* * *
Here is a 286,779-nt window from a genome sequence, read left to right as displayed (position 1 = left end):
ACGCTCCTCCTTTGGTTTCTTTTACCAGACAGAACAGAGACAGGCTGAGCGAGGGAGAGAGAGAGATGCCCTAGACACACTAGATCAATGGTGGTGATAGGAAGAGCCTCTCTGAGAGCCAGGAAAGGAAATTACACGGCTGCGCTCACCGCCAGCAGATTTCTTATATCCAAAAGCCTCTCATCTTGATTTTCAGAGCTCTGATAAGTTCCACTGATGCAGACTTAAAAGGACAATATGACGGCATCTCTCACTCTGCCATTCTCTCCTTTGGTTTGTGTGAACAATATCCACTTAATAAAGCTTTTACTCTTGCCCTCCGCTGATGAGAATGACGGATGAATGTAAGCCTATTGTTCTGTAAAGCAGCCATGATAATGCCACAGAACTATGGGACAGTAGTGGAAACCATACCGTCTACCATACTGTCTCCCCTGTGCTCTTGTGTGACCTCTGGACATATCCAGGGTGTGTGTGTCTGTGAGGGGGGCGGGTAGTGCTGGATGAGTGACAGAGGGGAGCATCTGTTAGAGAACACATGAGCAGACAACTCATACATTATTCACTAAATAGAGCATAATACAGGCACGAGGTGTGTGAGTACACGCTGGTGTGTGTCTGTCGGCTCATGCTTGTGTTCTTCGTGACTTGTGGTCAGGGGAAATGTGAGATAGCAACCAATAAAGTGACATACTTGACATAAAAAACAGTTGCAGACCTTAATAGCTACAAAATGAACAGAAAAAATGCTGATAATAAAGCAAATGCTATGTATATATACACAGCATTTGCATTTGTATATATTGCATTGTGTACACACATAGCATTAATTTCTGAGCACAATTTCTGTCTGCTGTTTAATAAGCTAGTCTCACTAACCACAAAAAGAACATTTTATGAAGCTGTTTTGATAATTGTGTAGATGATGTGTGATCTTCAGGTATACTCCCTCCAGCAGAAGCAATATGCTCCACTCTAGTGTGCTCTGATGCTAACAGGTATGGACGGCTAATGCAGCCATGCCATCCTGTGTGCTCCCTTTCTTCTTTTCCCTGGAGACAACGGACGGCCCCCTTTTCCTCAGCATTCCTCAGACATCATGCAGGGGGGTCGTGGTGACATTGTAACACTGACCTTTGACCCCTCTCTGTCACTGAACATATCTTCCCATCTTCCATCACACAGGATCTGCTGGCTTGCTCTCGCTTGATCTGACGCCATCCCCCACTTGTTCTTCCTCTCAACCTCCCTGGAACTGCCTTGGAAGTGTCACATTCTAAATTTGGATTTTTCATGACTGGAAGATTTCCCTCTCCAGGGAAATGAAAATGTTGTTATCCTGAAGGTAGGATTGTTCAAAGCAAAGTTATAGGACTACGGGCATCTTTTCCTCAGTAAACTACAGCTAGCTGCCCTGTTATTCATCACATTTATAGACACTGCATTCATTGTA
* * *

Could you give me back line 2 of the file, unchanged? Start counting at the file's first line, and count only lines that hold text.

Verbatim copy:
ACGCTCCTCCTTTGGTTTCTTTTACCAGACAGAACAGAGACAGGCTGAGCGAGGGAGAGAGAGAGATGCCCTAGACACACTAGATCAATGGTGGTGATAGGAAGAGCCTCTCTGAGAGCCAGGAAAGGAAATTACACGGCTGCGCTCACCGCCAGCAGATTTCTTATATCCAAAAGCCTCTCATCTTGATTTTCAGAGCTCTGATAAGTTCCACTGATGCAGACTTAAAAGGACAATATGACGGCATCTCTCACTCTGCCATTCTCTCCTTTGGTTTGTGTGAACAATATCCACTTAATAAAGCTTTTACTCTTGCCCTCCGCTGATGAGAATGACGGATGAATGTAAGCCTATTGTTCTGTAAAGCAGCCATGATAATGCCACAGAACTATGGGACAGTAGTGGAAACCATACCGTCTACCATACTGTCTCCCCTGTGCTCTTGTGTGACCTCTGGACATATCCAGGGTGTGTGTGTCTGTGAGGGGGGCGGGTAGTGCTGGATGAGTGACAGAGGGGAGCATCTGTTAGAGAACACATGAGCAGACAACTCATACATTATTCACTAAATAGAGCATAATACAGGCACGAGGTGTGTGAGTACACGCTGGTGTGTGTCTGTCGGCTCATGCTTGTGTTCTTCGTGACTTGTGGTCAGGGGAAATGTGAGATAGCAACCAATAAAGTGACATACTTGACATAAAAAACAGTTGCAGACCTTAATAGCTACAAAATGAACAGAAAAAATGCTGATAATAAAGCAAATGCTATGTATATATACACAGCATTTGCATTTGTATATATTGCATTGTGTACACACATAGCATTAATTTCTGAGCACAATTTCTGTCTGCTGTTTAATAAGCTAGTCTCACTAACCACAAAAAGAACATTTTATGAAGCTGTTTTGATAATTGTGTAGATGATGTGTGATCTTCAGGTATACTCCCTCCAGCAGAAGCAATATGCTCCACTCTAGTGTGCTCTGATGCTAACAGGTATGGACGGCTAATGCAGCCATGCCATCCTGTGTGCTCCCTTTCTTCTTTTCCCTGGAGACAACGGACGGCCCCCTTTTCCTCAGCATTCCTCAGACATCATGCAGGGGGGTCGTGGTGACATTGTAACACTGACCTTTGACCCCTCTCTGTCACTGAACATATCTTCCCATCTTCCATCACACAGGATCTGCTGGCTTGCTCTCGCTTGATCTGACGCCATCCCCCACTTGTTCTTCCTCTCAACCTCCCTGGAACTGCCTTGGAAGTGTCACATTCTAAATTTGGATTTTTCATGACTGGAAGATTTCCCTCTCCAGGGAAATGAAAATGTTGTTATCCTGAAGGTAGGATTGTTCAAAGCAAAGTTATAGGACTACGGGCATCTTTTCCTCAGTAAACTACAGCTAGCTGCCCTGTTATTCATCACATTTATAGACACTGCATTCATTGTA